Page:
JP4440210B2 - Communication device-initiated frame exchange method - Google Patents

Communication device-initiated frame exchange method Download PDF

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JP4440210B2
JP4440210B2 JP2005501676A JP2005501676A JP4440210B2 JP 4440210 B2 JP4440210 B2 JP 4440210B2 JP 2005501676 A JP2005501676 A JP 2005501676A JP 2005501676 A JP2005501676 A JP 2005501676A JP 4440210 B2 JP4440210 B2 JP 4440210B2
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frame
communication device
wireless communication
step
frame exchange
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JP2006504365A (en
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エメオット、スティーブン
スマバトクル、ナッタバット
チェン、イエ
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モトローラ・インコーポレイテッドMotorola Incorporated
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Priority to US10/677,909 priority patent/US7590079B2/en
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Priority to PCT/US2003/033758 priority patent/WO2004038935A2/en
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    • HELECTRICITY
    • H04ELECTRIC COMMUNICATION TECHNIQUE
    • H04LTRANSMISSION OF DIGITAL INFORMATION, e.g. TELEGRAPHIC COMMUNICATION
    • H04L1/00Arrangements for detecting or preventing errors in the information received
    • H04L1/12Arrangements for detecting or preventing errors in the information received by using return channel
    • H04L1/16Arrangements for detecting or preventing errors in the information received by using return channel in which the return channel carries supervisory signals, e.g. repetition request signals
    • H04L1/18Automatic repetition systems, e.g. van Duuren system ; ARQ protocols
    • H04L1/1867Arrangements specific to the transmitter end
    • H04L1/1874Buffer management
    • HELECTRICITY
    • H04ELECTRIC COMMUNICATION TECHNIQUE
    • H04WWIRELESS COMMUNICATION NETWORKS
    • H04W52/00Power management, e.g. TPC [Transmission Power Control], power saving or power classes
    • H04W52/02Power saving arrangements
    • H04W52/0209Power saving arrangements in terminal devices
    • H04W52/0212Power saving arrangements in terminal devices managed by the network, e.g. network or access point is master and terminal is slave
    • H04W52/0216Power saving arrangements in terminal devices managed by the network, e.g. network or access point is master and terminal is slave using a pre-established activity schedule, e.g. traffic indication frame
    • HELECTRICITY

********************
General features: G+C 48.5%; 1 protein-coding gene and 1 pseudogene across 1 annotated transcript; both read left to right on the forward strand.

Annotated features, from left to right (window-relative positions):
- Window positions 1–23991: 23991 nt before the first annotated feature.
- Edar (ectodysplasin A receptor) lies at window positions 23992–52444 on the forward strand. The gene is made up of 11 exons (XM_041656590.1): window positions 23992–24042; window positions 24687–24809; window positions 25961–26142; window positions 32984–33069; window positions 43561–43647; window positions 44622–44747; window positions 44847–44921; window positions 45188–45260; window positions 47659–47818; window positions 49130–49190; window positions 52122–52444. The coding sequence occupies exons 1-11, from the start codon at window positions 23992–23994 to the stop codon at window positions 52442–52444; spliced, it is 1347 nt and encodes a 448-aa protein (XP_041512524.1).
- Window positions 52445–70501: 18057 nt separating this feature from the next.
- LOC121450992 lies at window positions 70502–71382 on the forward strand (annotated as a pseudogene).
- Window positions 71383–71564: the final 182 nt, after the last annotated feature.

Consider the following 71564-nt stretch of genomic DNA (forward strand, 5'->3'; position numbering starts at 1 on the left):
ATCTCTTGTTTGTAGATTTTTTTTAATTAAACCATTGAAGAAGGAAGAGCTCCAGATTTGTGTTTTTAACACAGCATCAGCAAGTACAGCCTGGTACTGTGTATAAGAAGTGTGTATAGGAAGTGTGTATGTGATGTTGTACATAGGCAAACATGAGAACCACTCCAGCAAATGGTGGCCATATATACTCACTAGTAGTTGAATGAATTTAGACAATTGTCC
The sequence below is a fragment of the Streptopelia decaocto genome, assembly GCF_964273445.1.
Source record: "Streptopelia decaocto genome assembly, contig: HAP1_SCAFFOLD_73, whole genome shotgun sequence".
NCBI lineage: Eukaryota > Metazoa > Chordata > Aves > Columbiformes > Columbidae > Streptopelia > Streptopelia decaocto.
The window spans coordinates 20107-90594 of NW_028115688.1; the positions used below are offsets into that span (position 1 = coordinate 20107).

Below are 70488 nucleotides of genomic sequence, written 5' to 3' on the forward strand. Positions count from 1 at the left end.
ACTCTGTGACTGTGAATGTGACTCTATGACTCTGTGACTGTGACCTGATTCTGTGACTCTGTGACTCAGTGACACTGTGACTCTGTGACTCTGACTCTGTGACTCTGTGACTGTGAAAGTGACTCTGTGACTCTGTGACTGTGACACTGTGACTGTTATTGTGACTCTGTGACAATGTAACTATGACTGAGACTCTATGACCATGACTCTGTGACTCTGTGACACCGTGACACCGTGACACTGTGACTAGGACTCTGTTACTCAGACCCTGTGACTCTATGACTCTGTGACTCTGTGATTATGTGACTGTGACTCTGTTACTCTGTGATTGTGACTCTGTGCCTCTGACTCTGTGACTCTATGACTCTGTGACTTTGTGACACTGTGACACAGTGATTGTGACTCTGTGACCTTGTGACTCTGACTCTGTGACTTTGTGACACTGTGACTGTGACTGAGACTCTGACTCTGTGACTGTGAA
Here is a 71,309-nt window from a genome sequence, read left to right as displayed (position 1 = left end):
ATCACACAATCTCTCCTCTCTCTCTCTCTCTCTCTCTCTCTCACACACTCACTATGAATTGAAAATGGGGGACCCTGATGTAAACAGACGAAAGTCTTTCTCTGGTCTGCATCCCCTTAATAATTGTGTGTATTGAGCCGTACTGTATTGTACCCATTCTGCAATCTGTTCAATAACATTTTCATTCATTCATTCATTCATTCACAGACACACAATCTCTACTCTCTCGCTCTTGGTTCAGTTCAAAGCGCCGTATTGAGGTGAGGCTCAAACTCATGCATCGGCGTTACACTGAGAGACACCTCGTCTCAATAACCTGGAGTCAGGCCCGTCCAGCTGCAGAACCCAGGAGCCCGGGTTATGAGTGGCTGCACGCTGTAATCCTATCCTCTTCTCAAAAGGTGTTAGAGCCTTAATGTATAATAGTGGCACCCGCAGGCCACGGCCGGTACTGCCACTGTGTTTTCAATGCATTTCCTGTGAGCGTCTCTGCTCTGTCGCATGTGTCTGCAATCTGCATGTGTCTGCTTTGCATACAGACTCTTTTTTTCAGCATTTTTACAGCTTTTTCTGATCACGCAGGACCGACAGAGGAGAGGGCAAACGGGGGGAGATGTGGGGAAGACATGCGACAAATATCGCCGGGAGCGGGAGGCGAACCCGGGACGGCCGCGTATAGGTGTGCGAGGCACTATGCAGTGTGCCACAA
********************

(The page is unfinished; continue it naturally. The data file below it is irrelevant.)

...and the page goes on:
• H04ELECTRIC COMMUNICATION TECHNIQUE
    • H04WWIRELESS COMMUNICATION NETWORKS
    • H04W74/00Wireless channel access, e.g. scheduled or random access
    • H04W74/04Scheduled or contention-free access
    • H04W74/06Scheduled or contention-free access using polling
    • HELECTRICITY
    • H04ELECTRIC COMMUNICATION TECHNIQUE
    • H04LTRANSMISSION OF DIGITAL INFORMATION, e.g. TELEGRAPHIC COMMUNICATION
    • H04L1/00Arrangements for detecting or preventing errors in the information received
    • H04L1/12Arrangements for detecting or preventing errors in the information received by using return channel
    • H04L1/16Arrangements for detecting or preventing errors in the information received by using return channel in which the return channel carries supervisory signals, e.g. repetition request signals
    • H04L1/1607Details of the supervisory signal
    • H04L1/1664Details of the supervisory signal the supervisory signal being transmitted together with payload signals; piggybacking
    • YGENERAL TAGGING OF NEW TECHNOLOGICAL DEVELOPMENTS; GENERAL TAGGING OF CROSS-SECTIONAL TECHNOLOGIES SPANNING OVER SEVERAL SECTIONS OF THE IPC; TECHNICAL SUBJECTS COVERED BY FORMER USPC CROSS-REFERENCE ART COLLECTIONS [XRACs] AND DIGESTS
    • Y02TECHNOLOGIES OR APPLICATIONS FOR MITIGATION OR ADAPTATION AGAINST CLIMATE CHANGE
    • Y02DCLIMATE CHANGE MITIGATION TECHNOLOGIES IN INFORMATION AND COMMUNICATION TECHNOLOGIES [ICT], I.E. INFORMATION AND COMMUNICATION TECHNOLOGIES AIMING AT THE REDUCTION OF THIR OWN ENERGY USE
    • Y02D70/00Techniques for reducing energy consumption in wireless communication networks
    • Y02D70/10Techniques for reducing energy consumption in wireless communication networks according to the Radio Access Technology [RAT]
    • Y02D70/14Techniques for reducing energy consumption in wireless communication networks according to the Radio Access Technology [RAT] in Institute of Electrical and Electronics Engineers [IEEE] networks
    • Y02D70/142Techniques for reducing energy consumption in wireless communication networks according to the Radio Access Technology [RAT] in Institute of Electrical and Electronics Engineers [IEEE] networks in Wireless Local Area Networks [WLAN]

Description

  The present invention claims priority from a provisional application (serial number 60 / 421,490, titled “Method of Communication Device Initialized Frame Exchange EXCHNAGE”) filed on October 25, 2002. This provisional application is shared and is hereby incorporated by reference in its entirety.